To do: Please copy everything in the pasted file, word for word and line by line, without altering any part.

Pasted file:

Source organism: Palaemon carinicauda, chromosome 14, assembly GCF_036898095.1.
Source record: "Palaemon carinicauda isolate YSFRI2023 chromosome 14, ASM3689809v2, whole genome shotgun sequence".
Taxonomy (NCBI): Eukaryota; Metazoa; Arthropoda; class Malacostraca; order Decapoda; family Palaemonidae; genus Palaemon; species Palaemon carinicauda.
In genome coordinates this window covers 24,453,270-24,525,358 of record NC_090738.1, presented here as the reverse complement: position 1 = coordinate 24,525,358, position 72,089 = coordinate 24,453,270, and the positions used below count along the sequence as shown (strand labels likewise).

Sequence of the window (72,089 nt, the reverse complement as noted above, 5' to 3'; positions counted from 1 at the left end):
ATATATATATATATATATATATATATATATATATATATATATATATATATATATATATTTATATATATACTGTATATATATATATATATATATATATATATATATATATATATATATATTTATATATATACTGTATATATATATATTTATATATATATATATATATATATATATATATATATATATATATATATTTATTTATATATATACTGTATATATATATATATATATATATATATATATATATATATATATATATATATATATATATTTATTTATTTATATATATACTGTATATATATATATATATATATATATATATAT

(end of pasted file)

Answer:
Source organism: Palaemon carinicauda, chromosome 14, assembly GCF_036898095.1.
Source record: "Palaemon carinicauda isolate YSFRI2023 chromosome 14, ASM3689809v2, whole genome shotgun sequence".
Taxonomy (NCBI): Eukaryota; Metazoa; Arthropoda; class Malacostraca; order Decapoda; family Palaemonidae; genus Palaemon; species Palaemon carinicauda.
In genome coordinates this window covers 24,453,270-24,525,358 of record NC_090738.1, presented here as the reverse complement: position 1 = coordinate 24,525,358, position 72,089 = coordinate 24,453,270, and the positions used below count along the sequence as shown (strand labels likewise).

Sequence of the window (72,089 nt, the reverse complement as noted above, 5' to 3'; positions counted from 1 at the left end):
ATATATATATATATATATATATATATATATATATATATATATATATATATATATATATTTATATATATACTGTATATATATATATATATATATATATATATATATATATATATATATATTTATATATATACTGTATATATATATATTTATATATATATATATATATATATATATATATATATATATATATATATTTATTTATATATATACTGTATATATATATATATATATATATATATATATATATATATATATATATATATATATATATTTATTTATTTATATATATACTGTATATATATATATATATATATATATATATAT